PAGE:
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A Lot of Chinese Tech Workers Really Hate Their Jobs

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A Lot of Chinese Tech Workers Really Hate Their Jobs

But they’re trying to change that with a GitHub campaign.

· Open Source Zone ·
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Chinese Protester

Enduring grueling hours all in the name of changing the world has been the unofficial mantra of Silicon Valley for quite some time now.

Elon Musk’s proclamation that “nobody ever changed the world on 40 hours a week,” after all, isn’t just the narcissistic raving of a workaholic; it’s the seemingly inescapable consequence of lofty (and difficult to scale) business goals meeting boat loads of investor cash.

And this isn’t just the nature of the American tech start-up beast any longer. Thanks to an ingenious GitHub repository, we now know that corporations in China (of all sizes) are taking this to a whole new level, and it’s having a disastrous effect on its largely young and idealistic workforce.

Entitled 996.ICU – referring to the common tech working hours of 9 a.m. to 9 p.m., 6 days a week, which can (and does) end up putting workers in the Intensive Care Unit of local hospitals – this GitHub forum is a rare glimpse into how those in a heavily censored culture really feel about one particular subset of life in China. 

“Over the past decade,” explains a piece from NPR, “Chinese authorities have systematically cut off other tools used to coordinate collective action, such as Twitter, WhatsApp, and even Instagram.”

GitHub, however, isn’t such an easy platform to block access to. As James Griffiths, author of The Great Firewall of China, reminds us, "GitHub has always presented something of a dilemma because the service is so successful in how developers use it to share code and share software. If you cut off China from it, it can present genuine problems for developers and for tech firms.”

In a world where competition among these firms is steep, both at home and abroad, China can ill afford the setback. And the fact that the country is currently experiencing one of its worst economic downturns in several decades only exacerbates this truth.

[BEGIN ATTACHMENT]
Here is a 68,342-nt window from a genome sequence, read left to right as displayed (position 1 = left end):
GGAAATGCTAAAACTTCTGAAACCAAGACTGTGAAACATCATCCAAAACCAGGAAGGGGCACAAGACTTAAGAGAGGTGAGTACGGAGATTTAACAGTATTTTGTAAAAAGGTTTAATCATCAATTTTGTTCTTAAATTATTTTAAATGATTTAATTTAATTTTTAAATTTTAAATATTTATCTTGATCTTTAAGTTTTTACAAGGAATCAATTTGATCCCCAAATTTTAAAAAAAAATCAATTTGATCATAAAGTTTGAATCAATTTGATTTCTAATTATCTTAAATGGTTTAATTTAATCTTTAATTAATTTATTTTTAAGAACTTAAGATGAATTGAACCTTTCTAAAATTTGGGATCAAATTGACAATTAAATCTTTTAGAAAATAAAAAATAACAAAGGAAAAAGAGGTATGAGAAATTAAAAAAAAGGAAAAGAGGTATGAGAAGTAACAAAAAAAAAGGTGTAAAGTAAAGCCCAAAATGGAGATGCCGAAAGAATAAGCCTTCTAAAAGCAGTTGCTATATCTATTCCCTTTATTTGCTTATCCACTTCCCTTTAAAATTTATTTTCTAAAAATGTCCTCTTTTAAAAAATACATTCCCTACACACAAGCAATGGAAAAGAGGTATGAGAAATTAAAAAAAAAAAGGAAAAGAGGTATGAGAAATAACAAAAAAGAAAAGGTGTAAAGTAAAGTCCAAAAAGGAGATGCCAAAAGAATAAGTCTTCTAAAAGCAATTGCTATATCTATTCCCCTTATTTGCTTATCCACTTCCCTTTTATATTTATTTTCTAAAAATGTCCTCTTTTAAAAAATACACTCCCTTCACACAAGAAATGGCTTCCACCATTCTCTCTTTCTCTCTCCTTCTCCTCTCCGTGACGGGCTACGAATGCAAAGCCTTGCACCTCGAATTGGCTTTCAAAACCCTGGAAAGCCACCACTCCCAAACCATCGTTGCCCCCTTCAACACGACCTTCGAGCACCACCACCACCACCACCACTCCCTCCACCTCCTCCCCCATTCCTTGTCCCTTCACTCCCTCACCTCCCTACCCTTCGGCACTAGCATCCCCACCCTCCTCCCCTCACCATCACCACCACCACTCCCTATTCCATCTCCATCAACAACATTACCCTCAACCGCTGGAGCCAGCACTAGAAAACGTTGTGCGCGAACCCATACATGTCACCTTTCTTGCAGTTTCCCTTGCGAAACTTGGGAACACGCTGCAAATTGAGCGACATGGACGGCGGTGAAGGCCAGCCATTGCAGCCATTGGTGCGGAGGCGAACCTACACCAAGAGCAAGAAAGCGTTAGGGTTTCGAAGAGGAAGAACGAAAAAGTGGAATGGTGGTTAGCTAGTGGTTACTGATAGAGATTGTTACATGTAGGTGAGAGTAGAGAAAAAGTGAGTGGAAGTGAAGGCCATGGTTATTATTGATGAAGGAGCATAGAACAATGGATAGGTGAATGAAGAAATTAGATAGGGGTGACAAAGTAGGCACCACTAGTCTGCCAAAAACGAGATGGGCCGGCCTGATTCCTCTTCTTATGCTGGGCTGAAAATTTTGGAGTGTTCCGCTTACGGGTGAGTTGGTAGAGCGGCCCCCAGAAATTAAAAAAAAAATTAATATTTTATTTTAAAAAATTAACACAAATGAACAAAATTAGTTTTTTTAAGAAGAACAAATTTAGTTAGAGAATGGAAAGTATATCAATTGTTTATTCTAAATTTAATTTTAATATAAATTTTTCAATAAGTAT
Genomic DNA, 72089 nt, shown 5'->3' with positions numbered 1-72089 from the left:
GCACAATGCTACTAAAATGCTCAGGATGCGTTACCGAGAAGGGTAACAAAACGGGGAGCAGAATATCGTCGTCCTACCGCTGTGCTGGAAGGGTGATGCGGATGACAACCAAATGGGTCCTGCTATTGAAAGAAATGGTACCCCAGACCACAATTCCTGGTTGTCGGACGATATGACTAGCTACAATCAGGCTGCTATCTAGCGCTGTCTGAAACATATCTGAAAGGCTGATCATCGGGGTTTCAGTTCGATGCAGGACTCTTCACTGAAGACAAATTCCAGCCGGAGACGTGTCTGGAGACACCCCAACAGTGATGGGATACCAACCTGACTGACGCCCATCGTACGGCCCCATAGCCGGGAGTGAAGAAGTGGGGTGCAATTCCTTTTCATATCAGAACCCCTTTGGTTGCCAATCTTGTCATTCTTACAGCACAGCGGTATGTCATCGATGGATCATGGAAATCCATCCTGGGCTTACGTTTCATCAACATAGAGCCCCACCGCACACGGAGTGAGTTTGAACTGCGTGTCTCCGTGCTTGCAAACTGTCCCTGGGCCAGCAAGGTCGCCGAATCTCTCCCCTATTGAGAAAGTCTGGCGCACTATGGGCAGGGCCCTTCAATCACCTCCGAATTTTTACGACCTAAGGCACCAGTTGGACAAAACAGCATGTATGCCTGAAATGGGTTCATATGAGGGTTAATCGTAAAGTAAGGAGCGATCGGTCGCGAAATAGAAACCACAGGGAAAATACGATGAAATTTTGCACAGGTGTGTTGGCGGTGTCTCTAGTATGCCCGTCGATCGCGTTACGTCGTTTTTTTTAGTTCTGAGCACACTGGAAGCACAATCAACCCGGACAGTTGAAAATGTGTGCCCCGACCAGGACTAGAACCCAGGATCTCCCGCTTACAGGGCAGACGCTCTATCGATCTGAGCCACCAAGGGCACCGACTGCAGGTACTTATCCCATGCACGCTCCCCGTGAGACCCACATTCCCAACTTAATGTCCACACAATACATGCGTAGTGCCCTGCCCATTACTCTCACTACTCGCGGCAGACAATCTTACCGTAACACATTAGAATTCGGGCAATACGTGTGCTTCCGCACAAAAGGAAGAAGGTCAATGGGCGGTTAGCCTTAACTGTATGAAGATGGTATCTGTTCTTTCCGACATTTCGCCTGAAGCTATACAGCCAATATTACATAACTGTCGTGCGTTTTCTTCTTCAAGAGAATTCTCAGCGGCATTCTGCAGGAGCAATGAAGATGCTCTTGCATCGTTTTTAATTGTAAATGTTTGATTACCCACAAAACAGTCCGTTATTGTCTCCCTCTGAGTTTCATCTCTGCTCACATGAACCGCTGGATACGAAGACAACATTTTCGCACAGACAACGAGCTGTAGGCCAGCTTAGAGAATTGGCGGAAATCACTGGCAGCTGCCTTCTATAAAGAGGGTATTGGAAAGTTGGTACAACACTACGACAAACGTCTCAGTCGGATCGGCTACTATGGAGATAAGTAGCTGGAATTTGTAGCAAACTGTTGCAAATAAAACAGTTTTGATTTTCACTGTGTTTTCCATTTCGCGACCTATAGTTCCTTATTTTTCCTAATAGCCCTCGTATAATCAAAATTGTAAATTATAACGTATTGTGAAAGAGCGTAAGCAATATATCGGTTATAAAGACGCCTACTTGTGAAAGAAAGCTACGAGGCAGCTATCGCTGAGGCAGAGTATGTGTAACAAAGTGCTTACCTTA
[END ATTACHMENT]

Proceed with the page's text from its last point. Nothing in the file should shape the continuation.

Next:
“It is a tacit belief across the company,” tech worker Keith Ding told a reporter from the South China Morning Post, “that people need to work even harder just to keep their jobs.”

And given recent comments by the heads of some of the country’s largest tech firms, it’s no wonder workers like Ding feel this way.

Zhu Ning, founder and chief executive of e-commerce firm Youzan, voiced his ongoing support for the 996 work culture back in January. “If you feel no pressure working at a company,” he wrote via WeChat, “you should leave for your employer is dying; if you feel no pressure at your department, then you should request a transfer for your department is about to cease existence.”

While these words could certainly be construed as simply speaking to the pressure most of us feel at work – it is called work after all – Zhu’s next statement blows this assumption right out of the water.

Workers at Youzan, he nonchalantly explains, treat “long work hours as a habit and can’t really tell work and life apart.”  

This is a sentiment known all too well by the tech workers highlighted in another recent article from the South China Morning Post, aptly entitled “No Sleep, No Sex, No Life: Tech Workers in China’s Silicon Valley Face Burnout Before They Reach 30.”

While these workers could opt out of this unhealthy lifestyle at any point – and indeed, many do in a last-ditch effort for self-preservation – there are still many more who refuse, believing in the work, the carrot of a big financial payoff, or both.

When Jack Ma, founder of Alibaba Group Holding Ltd., wrote that “those who can stick to a 996 schedule are those who have found their passion beyond monetary gains,” he wasn’t lying. A lot of us can relate to this drive for professional fulfillment.

The problem, however, is that this passion is ruining lives, which is why the 996.ICU protestors have taken to GitHub. As the NPR article explains, “the campaigners insist their campaign is not political. They simply want companies to follow existing labor laws, which limit work schedules to 44 hours a week.”

This isn’t to say that these protestors are calling out entrepreneurs like Yu Haoran, who founded a start-up in 2014 to teach kids coding, and who currently chooses to work so many hours that he and his wife are seriously doubting whether they will ever be able to start a family.

But they are calling out the likes of Haoran’s wife’s employer, a much larger tech firm that even went so far as to ask her in an interview if she would be willing to end her relationship for the sake of her job. (This is not an uncommon occurrence.)

Sure, she is paid more than those in other industries, but this comes at an excessively high personal cost, which is, by and large, out of her hands.

In the meantime, all these workers can really do is hope the GitHub campaign sparks enough change that it ultimately becomes possible for (at least more) tech workers to sustainably pursue their professional passions.

One programmer involved with the project, however, is not so optimistic. “I think the Chinese Communist Party will see us as terrorists and use the most modern weaponry to make us obey.”

Here’s hoping he’s wrong.

labor unrest ,working environment ,schedule management ,silicon valley ,github ,protest ,unhappy

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